Sometimes being a patriot is taking a stand that brings revile and scorn, sometimes for life. Our town's best example is William Symmes of North Andover (then Andover). He broke the stalemate on Massachusetts approving the US Constitution, against the specific direction of town meeting. A lawyer and civic leader, he left town shortly after he cast that vote, never to return, even for his father’s funeral.  Civic patriots are worthy of note as well. 

Patriotism is not simple. I was left with the feeling that all we can do to honor their sacrifices is how we live, and the stands we take. That's what I thought about in this poem that I wrote a few years ago. The poem started in that same cemetery at the annual Memorial Day ceremony. The taps from that ceremony still echo for me.

July 7, 2018  North Andover, Mass.

P.S. Here's the story of North Andover's William Symmes: https://tinyurl.com/williamsymmes

Sunday, May 8, 2016

A Door Opens (a poem for Mother's Day 2016)

A Door Opens


The bright day spills around the shades
drawn between the morning and the early afternoon.
In the darkened room,
the boy sits up on the bed,
naptime, tucked in, awake, waiting.
The door opens, a smiling face appears.
“See you later alligator.”
The face disappears, the door closes, a laugh is shared.
The game at the door is played between mother and son.
“After a while crocodile.”
Each open and close of the door
brings another laugh to share,
a smiling watch, an eager wait for more.
This is the playful game
of a mom and her five year old,
and how not to get a boy to take a nap.

There was love in your eyes
and you were looking at me.
I gazed back with the same playful joy,
knowing how much you cared about me
and how much I cared about you.
The door opens and closes.
Laughter and smiles are shared.
Playful joy and love fill the scene.

A look of joy across the room between mother and son
becomes a look across the years.
A gift you laid up for me now appears, fifty years on.
A gift you laid up for me is given today.
“See you later alligator.”
There was love in your eyes
and you were looking at me
with your gift across the years.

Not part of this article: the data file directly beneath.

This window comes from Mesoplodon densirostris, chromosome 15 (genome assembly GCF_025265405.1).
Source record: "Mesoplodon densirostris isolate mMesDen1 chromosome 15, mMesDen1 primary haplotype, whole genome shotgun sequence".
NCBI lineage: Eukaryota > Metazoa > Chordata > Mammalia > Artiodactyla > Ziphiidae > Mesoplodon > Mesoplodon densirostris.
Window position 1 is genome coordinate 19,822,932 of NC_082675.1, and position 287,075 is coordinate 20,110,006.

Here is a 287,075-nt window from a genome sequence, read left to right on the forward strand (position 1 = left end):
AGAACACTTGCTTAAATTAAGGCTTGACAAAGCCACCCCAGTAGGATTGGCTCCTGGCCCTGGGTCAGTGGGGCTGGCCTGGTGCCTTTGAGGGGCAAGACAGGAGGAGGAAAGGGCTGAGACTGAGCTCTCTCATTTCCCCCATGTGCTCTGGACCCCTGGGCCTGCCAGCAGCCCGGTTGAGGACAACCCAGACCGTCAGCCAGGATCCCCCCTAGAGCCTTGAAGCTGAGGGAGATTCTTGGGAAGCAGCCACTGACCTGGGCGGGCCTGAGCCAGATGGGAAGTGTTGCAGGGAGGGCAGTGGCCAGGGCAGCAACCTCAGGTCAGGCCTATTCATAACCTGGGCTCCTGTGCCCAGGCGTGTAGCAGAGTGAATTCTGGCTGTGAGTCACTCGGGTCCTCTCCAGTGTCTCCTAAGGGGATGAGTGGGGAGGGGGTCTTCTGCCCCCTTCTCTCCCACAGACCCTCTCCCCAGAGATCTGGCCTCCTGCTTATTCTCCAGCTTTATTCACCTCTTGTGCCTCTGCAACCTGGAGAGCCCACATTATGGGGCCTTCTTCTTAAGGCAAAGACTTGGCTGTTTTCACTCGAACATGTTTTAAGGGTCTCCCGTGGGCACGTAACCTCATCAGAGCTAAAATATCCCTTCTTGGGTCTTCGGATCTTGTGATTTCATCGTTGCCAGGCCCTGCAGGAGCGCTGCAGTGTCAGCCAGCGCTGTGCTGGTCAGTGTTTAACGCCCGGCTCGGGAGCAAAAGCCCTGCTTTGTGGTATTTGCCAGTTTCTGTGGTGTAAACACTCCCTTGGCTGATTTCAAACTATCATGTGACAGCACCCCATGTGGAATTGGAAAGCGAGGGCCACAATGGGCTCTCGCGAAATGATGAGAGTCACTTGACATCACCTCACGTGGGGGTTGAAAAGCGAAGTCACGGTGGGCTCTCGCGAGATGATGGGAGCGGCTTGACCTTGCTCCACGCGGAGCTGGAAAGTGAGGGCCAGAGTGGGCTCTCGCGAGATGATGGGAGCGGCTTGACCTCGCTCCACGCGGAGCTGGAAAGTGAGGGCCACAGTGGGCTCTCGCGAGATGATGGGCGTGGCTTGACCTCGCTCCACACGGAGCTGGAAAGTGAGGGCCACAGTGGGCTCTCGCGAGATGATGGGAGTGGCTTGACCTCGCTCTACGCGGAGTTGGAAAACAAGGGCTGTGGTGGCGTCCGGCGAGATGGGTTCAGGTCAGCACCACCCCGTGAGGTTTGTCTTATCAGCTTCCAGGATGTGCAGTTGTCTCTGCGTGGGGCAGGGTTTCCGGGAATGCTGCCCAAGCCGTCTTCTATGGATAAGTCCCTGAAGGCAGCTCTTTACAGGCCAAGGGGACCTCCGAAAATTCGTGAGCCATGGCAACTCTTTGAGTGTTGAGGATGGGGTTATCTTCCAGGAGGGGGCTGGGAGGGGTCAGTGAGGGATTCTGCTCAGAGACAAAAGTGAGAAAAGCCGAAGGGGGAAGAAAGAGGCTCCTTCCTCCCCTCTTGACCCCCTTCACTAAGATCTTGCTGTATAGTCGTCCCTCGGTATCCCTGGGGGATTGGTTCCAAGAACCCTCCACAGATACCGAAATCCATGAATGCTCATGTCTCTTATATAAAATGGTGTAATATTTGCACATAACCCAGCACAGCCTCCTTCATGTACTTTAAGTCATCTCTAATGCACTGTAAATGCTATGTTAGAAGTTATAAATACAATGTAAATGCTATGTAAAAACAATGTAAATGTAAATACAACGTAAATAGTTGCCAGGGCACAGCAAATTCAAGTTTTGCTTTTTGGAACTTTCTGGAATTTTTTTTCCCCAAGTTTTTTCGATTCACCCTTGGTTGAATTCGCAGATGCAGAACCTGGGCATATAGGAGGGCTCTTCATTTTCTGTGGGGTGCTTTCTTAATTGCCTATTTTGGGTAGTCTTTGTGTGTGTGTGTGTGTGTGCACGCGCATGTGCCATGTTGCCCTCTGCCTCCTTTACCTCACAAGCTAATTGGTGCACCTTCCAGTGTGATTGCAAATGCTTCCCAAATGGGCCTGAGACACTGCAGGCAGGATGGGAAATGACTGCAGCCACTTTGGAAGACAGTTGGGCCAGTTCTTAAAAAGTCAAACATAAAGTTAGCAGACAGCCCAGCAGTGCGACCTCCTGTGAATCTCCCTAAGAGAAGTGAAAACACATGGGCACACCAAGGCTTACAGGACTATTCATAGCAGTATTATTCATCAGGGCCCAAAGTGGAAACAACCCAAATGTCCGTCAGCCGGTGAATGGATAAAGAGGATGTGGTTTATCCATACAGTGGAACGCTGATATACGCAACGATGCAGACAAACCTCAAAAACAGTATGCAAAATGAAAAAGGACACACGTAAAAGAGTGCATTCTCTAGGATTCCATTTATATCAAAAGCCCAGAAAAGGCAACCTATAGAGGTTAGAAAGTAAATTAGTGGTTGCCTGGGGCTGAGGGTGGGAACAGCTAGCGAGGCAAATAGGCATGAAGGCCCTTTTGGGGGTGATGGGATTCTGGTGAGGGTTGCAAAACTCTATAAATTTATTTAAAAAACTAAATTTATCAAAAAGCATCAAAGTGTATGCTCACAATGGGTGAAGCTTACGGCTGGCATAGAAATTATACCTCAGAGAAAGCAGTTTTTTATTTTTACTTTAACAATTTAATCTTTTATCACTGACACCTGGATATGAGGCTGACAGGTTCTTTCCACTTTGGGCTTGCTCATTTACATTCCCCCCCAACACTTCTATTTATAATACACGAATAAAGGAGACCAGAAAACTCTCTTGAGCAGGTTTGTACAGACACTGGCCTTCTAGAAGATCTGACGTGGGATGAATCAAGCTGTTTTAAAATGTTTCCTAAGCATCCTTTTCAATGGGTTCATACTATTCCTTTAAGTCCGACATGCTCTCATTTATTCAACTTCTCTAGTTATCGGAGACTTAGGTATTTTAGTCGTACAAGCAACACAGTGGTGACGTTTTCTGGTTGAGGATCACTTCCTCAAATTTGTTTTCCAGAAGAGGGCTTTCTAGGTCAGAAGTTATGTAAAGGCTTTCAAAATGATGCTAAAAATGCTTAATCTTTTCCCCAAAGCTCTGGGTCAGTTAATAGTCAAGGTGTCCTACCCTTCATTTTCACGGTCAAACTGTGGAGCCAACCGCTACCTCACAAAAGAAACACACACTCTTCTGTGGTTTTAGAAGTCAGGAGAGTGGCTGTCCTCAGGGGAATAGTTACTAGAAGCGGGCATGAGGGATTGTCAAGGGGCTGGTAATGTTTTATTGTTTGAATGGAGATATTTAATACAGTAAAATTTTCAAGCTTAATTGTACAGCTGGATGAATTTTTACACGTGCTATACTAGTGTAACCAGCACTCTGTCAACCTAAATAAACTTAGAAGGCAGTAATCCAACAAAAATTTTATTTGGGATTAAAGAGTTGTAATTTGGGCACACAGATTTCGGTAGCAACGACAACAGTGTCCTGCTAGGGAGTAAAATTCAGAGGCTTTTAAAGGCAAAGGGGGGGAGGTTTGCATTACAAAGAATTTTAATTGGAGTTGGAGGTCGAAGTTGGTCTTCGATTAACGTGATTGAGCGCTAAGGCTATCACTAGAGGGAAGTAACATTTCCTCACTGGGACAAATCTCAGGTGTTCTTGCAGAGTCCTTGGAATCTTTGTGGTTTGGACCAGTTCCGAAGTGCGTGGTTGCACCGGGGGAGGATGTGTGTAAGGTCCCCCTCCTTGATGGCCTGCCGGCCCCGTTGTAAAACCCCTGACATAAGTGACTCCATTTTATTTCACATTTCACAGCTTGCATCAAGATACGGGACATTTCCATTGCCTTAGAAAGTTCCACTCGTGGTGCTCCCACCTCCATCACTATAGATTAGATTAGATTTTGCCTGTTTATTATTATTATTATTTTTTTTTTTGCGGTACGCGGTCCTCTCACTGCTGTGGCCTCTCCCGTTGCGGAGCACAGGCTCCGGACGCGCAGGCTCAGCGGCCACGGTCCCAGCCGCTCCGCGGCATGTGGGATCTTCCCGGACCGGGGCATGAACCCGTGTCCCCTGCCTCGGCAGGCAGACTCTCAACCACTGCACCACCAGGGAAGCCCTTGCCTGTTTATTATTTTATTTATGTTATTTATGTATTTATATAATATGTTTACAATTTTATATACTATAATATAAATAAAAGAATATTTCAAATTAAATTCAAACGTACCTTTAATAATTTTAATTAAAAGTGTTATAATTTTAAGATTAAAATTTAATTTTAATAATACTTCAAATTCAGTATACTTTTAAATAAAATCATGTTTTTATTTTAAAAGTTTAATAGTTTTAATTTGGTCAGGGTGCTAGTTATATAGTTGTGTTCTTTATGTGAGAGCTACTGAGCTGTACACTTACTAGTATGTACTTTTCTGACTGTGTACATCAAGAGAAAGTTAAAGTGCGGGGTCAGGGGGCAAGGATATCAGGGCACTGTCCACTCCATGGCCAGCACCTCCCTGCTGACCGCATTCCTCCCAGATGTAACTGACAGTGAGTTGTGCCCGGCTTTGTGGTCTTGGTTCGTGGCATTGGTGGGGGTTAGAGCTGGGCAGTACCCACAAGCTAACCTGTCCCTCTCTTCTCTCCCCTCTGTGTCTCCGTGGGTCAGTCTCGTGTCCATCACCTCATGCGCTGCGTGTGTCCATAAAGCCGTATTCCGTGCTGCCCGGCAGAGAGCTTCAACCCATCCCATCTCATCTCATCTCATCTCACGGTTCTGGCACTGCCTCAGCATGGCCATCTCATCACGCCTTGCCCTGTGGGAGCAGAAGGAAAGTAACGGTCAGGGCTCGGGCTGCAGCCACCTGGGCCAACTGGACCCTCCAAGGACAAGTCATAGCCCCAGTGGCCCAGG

“After a while crocodile.”
When I was five and you were thirty-five,
with me at the start and you in the middle,
between the morning and the early afternoon,
with the bright day spilling around the shades,
a door opens between a mom and her boy.
So much love,
so much love yet to come.

Mark Bohrer
Mother’s Day 2016  North Andover, Mass.
Even though she passed away in 2006, just this spring my Mom gave me a gift. This is the poem about it. Happy Mother's Day to all moms everywhere.


Wednesday, March 16, 2016

Into The Mystic Pint (or My Ode to Guinness)

Into The Mystic Pint

Ah, The Guinness.
Another fine draw of the mystic pint.
Whether ‘tis nobler when poured in the glass,
or when poured down the throat,
‘tis a question to ponder indeed,
said one barrister to the other.
But ‘tis not such a conundrum
so worthy of debate at the bar
as long as there be
another bottle on the wall, of said bar.
Or even better
another keg in the cellar, of said bar.
And at said bar, what a fine judge you are!
Truly noble indeed!
Yes, thank you, dear friend,
I would take another draw.
‘Twould be a mistake to ponder further.

Ah, The Guinness!
Another fine draw of the mystic pint!
Magnificently we will flow
into the mystic indeed.

Mark Bohrer
January 2015  North Andover, Mass.

Sunday, January 31, 2016

The Sign Says: No Returns (poem)



The Sign Says: No Returns

Life is a gift
that
someone else picks out for you.
And now you’re thinking –
Will this fit me?
And what if people see me wearing it?
But you sigh –
Yes I saw the sign,
so now it’s mine.
Can I regift it?


May 2015  North Andover, Mass.

Sunday, January 24, 2016

The Second Fiddle Speaks Out

The Second Fiddle Speaks Out

The fiddle rests lightly,
cradled under my chin,
resting on my neck and skin.
I draw the bow
and the vibration in the bow
vibrates the string,
and the string, the wood of the fiddle,
and the wood, my neck.
We vibrate.
We’re hummin’ the same tune.

Before the concert,
the maestro looked at me.
I heard him speak,
but the words tripped
on their way through my ear.
What I heard was something
else, but
it was more wonderful
just the same.
So that’s what I played.
Everyone looked on in amazement.


Mark Bohrer
November 2015 Andover, Mass.